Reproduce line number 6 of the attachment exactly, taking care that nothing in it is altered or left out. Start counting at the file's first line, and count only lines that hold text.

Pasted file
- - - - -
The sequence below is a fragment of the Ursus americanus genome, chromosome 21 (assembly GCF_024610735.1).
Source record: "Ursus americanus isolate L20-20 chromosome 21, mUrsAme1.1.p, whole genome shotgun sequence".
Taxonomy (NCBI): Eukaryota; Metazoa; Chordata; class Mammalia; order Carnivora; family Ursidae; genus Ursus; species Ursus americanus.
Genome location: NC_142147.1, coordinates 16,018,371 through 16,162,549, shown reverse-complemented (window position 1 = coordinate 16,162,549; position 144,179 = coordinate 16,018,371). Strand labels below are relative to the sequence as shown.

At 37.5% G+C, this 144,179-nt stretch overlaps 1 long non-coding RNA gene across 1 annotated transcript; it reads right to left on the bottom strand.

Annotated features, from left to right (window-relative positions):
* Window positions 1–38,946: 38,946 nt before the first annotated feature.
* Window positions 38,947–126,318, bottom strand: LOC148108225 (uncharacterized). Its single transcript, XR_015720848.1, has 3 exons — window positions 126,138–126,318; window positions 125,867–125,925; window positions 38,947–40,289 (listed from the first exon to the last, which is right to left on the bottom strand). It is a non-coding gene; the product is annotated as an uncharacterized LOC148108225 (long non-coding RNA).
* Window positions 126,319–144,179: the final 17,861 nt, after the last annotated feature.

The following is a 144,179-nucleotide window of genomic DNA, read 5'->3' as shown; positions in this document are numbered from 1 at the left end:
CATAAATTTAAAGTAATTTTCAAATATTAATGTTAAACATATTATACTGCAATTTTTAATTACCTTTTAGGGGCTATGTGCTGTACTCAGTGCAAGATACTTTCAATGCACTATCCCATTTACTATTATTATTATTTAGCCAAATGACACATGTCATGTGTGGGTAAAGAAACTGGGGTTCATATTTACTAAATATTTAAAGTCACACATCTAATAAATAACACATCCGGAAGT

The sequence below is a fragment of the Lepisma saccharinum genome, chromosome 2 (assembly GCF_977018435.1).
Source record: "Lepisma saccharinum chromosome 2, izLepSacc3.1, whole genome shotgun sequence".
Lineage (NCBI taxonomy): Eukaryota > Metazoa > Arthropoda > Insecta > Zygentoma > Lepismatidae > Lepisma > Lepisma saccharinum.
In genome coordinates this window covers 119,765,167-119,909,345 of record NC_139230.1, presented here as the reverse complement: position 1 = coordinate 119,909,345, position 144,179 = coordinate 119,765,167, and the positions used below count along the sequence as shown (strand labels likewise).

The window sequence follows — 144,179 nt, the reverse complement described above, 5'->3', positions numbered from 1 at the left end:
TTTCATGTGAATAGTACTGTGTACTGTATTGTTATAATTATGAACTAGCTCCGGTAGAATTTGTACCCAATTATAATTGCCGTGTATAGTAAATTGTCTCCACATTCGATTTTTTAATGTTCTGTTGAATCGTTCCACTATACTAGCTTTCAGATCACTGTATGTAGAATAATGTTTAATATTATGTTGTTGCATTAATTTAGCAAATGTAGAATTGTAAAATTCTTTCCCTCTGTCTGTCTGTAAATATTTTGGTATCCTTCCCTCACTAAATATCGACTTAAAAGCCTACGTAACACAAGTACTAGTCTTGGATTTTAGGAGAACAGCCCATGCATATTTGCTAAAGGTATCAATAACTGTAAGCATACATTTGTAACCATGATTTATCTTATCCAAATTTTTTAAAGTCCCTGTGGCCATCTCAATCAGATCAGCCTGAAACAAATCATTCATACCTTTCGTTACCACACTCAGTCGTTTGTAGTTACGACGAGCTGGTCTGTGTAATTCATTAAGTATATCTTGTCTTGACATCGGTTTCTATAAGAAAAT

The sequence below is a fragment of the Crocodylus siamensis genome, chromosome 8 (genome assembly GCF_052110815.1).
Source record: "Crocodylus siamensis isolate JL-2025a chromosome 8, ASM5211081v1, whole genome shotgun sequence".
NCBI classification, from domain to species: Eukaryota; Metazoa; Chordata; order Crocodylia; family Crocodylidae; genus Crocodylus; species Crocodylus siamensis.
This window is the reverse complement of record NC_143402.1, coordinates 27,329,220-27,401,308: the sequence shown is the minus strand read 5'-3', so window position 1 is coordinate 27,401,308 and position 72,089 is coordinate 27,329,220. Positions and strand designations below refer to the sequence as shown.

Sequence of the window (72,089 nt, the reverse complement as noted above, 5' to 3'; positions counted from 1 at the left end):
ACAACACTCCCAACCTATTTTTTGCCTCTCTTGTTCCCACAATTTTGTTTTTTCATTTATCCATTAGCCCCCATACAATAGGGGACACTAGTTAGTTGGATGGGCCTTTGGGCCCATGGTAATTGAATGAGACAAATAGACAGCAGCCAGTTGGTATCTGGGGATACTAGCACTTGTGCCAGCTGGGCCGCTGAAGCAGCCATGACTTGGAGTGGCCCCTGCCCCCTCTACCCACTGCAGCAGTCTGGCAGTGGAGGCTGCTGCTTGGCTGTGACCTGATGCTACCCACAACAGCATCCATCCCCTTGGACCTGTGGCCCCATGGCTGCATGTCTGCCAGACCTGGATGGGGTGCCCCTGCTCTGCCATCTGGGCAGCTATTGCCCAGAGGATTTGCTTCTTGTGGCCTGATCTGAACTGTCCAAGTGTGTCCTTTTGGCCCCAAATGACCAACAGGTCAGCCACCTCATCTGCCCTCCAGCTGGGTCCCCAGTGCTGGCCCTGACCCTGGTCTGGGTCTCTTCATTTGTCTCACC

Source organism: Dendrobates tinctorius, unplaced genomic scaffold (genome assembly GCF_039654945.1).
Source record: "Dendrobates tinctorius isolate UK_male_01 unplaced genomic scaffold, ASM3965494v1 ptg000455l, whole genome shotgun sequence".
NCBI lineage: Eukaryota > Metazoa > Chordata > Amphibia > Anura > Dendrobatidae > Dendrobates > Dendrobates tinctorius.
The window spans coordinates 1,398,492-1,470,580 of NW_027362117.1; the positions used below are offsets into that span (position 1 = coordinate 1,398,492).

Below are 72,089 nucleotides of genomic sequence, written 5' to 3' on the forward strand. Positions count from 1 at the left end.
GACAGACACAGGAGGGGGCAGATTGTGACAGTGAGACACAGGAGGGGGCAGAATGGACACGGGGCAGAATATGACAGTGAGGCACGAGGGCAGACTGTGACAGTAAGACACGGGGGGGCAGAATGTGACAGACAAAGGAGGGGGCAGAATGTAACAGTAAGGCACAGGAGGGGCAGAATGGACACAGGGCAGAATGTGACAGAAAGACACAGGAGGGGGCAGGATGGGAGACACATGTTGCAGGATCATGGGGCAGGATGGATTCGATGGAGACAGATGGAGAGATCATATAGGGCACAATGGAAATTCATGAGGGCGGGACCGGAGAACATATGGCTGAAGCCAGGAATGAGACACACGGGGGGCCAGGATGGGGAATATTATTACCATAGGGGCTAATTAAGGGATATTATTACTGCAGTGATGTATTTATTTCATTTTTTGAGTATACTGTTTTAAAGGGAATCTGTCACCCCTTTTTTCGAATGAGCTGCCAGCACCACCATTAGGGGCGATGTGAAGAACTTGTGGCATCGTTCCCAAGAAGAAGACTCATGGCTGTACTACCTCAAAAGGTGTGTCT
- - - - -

Annotated features, from left to right (window-relative positions):